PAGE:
"There is not a single instance in history in which civil liberty was lost, and religious liberty preserved entire. If therefore we yield up our temporal property, we at the same time deliver the conscience into bondage."

--John Witherspoon, The Dominion of Providence Over the Passions of Men, 1776


 
 
"Objects of the most stupendous magnitude and measure, in which the lives and liberties of millions yet unborn are intimately interested, are now before us. We are in the very midst of a revolution the most complete, unexpected and remarkable of any in the history of nations."

-- John Adams, letter to William Cushing, 1776

 
 
"In Europe, charters of liberty have been granted by power. America has set the example ... of charters of power granted by liberty. This revolution in the practice of the world, may, with an honest praise, be pronounced the most triumphant epoch of its history, and the most consoling presage of its happiness."

-- James Madison

 
 
America's Principles in Public Policy

"History will also give occasion to expatiate on the advantage of civil orders and constitutions, how men and their properties are protected by joining in societies and establishing government; their industry encouraged and rewarded, arts invented, and life made more comfortable: The advantages of liberty, mischiefs of licentiousness, benefits arising from good laws and a due execution of justice. Thus may the first principles of sound politics be fixed in the minds of youth."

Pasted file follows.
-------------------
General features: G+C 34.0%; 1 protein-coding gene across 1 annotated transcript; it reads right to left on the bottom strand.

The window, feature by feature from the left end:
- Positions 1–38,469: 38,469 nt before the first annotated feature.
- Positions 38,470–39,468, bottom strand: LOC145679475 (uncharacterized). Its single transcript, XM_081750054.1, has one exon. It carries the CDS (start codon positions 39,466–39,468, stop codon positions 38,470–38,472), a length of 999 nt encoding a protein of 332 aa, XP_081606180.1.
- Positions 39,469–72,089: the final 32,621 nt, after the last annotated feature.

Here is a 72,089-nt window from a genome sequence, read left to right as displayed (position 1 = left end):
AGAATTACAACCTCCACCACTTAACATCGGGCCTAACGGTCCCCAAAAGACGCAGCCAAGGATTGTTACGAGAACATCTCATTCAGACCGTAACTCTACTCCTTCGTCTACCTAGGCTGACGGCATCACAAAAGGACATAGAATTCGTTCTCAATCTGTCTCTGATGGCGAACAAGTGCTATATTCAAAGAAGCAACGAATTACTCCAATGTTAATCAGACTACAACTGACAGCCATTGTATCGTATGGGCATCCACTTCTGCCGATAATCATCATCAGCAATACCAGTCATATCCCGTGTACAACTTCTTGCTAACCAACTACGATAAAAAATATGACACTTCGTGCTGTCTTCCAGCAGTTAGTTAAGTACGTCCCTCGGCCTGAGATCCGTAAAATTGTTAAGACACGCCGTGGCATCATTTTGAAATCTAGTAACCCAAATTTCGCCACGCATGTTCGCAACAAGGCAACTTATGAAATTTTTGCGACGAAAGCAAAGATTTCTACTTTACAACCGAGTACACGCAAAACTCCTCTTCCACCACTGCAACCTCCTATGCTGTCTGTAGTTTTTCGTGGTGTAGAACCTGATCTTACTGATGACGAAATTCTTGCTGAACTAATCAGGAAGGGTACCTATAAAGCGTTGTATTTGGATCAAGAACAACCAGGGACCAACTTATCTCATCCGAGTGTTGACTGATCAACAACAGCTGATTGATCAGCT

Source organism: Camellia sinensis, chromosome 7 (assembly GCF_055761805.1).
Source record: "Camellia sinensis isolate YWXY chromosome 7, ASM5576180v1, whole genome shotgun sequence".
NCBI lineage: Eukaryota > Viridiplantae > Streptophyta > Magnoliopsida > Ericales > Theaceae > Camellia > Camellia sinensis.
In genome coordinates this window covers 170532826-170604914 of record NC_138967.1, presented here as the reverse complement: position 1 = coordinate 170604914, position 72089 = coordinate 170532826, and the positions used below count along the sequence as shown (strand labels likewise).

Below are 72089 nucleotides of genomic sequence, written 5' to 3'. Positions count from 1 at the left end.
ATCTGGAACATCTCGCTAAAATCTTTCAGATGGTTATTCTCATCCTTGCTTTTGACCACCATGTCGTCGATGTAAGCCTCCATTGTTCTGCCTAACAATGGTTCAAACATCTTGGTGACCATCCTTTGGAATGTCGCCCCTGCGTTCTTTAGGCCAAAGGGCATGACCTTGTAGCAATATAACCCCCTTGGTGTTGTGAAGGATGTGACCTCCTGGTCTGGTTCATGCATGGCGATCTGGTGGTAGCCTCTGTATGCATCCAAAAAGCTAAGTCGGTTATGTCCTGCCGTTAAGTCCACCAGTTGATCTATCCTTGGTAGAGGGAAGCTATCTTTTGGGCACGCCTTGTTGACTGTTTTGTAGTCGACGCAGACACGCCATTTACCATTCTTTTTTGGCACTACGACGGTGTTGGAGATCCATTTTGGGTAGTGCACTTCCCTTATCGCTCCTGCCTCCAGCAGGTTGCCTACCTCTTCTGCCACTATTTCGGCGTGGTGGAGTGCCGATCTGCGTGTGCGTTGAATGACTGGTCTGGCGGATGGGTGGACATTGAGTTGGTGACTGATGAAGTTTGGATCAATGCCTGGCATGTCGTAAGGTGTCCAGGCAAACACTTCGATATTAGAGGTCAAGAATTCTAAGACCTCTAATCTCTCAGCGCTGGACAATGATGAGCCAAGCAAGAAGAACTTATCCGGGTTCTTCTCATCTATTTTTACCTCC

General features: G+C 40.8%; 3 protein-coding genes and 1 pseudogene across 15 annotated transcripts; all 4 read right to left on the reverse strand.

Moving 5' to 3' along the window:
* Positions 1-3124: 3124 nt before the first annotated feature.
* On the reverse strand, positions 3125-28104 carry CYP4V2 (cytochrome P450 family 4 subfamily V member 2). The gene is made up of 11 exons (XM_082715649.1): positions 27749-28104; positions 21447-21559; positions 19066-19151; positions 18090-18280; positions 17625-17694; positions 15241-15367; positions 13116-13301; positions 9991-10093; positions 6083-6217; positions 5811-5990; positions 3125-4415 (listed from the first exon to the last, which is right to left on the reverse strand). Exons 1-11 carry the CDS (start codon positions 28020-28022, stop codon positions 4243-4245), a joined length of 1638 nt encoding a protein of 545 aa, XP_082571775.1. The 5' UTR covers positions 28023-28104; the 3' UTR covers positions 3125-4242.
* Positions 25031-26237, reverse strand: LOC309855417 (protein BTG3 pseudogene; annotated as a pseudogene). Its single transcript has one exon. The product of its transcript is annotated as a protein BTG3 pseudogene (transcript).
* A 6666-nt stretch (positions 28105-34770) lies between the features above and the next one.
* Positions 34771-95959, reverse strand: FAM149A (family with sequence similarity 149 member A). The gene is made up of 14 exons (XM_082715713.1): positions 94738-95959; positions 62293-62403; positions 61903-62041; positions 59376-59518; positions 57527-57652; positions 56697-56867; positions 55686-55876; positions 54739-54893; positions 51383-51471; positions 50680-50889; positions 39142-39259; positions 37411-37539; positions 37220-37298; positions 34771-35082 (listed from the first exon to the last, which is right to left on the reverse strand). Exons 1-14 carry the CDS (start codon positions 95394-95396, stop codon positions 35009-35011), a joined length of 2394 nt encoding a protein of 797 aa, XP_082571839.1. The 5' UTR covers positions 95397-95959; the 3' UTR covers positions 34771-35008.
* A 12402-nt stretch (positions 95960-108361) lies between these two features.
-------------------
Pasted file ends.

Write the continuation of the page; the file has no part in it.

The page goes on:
-- Benjamin Franklin, Proposals Relating to the Education of Youth in Pennsylvania, 1749

 
 
_"Every child in America should be acquainted with his own country. He should read books that furnish him with ideas that will be useful to him in life and practice. As soon as he opens his lips, he should rehearse the history of his own country."

-- Noah Webster, On the Education of Youth in America, 1788

 
 
_"History by apprising [citizens] of the past will enable them to judge of the future; it will avail them of the experience of other times and other nations; it will qualify them as judges of the actions and designs of men; it will enable them to know ambition under every disguise it may assume; and knowing it, to defeat its views."

--Thomas Jefferson, Notes on the State of Virginia